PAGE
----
SWEENEY TODD at the York Theater Company

Anyone who still considers Stephen Sondheim's operatic musical Sweeney Todd inseparable from the original Harold Prince production needs only visit the Church of the Heavenly Rest, where Susan H. Schulman has mounted an entirely viable, intimate production that could not be more different -- it's not only less grand, it's more guignol. From the first chorus, James Morgan's environmental set establishes an atmosphere of grubby desperation; the audience is literally surrounded by curtains of drying laundry, and Sweeney brandishes his razor only inches from your own scalp. Len Cariou and Angela Lansbury loom large in Sweeney Todd history, yet Bob Gunton and Beth Fowler transcend comparisons. At close range, Fowler's haimische maternalism reveals through simple means the several colors of that dreamy, deluded baker, Mrs. Lovett. By contrast, Gunton's demon barber of Fleet Street is oversize, yet he brings a Kabuki grimness to the role that is riveting, chilling, and moving (despite some problems staying on pitch). When those two are offstage, the feeling of being in  school gymnasium occasionally intrudes, especially because Jim Walton and Gretchen Kingsley-Weihe are less than compelling in the difficult, simpy ingenue roles; but Eddie Korbich has a lovely singing voice as Tobias (who sings the show's standard, "Not While I'm Around"), and David Barron's self-flagellation scene makes it clear that Judge Turpin is one mean fuck. The production's strengths communicate the essence of Sondheim's bleak dissection of the social contract; where Prince made you feel you were scrutinizing it from the clinical perspective of a high-tech operating theater, the York puts you on the patient's table.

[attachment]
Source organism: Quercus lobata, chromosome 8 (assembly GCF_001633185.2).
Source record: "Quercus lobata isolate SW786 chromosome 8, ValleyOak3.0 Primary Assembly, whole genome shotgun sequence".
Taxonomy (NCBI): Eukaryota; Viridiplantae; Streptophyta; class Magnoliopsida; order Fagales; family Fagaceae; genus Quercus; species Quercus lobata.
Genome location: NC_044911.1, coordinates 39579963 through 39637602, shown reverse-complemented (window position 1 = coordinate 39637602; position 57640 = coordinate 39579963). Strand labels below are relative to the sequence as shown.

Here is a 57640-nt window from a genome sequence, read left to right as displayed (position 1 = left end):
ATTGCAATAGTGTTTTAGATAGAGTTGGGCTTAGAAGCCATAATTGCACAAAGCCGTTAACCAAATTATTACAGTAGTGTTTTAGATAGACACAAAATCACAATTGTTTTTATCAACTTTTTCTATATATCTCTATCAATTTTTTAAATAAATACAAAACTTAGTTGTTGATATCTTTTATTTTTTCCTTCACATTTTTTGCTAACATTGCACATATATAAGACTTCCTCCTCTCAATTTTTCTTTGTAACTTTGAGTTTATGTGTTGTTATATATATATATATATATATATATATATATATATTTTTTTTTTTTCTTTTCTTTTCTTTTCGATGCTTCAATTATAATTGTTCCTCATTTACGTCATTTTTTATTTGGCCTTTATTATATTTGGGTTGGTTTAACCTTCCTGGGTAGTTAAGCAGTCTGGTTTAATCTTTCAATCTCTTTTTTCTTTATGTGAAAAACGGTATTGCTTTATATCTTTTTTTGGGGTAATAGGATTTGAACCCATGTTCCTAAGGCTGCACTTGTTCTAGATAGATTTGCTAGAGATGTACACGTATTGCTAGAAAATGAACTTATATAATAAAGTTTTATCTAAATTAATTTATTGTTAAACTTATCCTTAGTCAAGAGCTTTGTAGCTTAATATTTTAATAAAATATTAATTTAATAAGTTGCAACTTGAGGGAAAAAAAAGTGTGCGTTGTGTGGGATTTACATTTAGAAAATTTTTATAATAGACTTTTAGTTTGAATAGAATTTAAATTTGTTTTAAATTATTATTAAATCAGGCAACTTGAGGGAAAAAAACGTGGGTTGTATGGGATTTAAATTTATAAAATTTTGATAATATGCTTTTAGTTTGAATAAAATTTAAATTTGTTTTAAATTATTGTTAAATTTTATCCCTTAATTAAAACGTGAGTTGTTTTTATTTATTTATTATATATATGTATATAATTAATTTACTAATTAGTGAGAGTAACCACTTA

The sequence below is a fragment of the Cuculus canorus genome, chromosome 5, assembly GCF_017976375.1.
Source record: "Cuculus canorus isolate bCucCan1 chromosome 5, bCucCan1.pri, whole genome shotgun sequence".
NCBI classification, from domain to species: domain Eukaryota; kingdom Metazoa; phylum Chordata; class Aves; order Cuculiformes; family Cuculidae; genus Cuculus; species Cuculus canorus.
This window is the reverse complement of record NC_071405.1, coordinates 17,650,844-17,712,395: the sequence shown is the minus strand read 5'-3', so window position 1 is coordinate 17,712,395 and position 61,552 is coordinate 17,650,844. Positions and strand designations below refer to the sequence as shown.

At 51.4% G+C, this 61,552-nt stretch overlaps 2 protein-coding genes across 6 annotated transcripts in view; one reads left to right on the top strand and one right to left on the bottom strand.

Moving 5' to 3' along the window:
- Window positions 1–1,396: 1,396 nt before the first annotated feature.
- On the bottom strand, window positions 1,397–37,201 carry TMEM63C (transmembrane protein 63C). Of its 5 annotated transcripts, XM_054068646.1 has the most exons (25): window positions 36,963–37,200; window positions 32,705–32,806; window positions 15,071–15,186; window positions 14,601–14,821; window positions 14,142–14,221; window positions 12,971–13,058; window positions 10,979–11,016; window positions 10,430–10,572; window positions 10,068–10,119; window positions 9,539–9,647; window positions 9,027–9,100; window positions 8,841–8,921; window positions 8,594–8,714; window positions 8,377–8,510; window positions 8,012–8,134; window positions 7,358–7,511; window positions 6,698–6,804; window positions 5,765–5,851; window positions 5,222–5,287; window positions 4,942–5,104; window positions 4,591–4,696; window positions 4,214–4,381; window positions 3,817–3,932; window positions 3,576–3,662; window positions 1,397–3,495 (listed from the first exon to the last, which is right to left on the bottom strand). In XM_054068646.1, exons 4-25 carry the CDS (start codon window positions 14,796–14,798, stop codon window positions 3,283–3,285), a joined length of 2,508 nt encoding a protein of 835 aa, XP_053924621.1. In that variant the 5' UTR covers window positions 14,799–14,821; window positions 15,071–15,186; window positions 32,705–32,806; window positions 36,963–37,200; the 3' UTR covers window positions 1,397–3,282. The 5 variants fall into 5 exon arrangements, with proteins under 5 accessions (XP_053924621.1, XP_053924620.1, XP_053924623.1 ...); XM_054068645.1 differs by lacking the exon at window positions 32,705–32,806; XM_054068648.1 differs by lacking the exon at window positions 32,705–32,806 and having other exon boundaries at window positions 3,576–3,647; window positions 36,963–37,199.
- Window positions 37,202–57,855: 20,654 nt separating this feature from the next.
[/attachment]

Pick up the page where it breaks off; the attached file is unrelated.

7 Days, April 19, 1989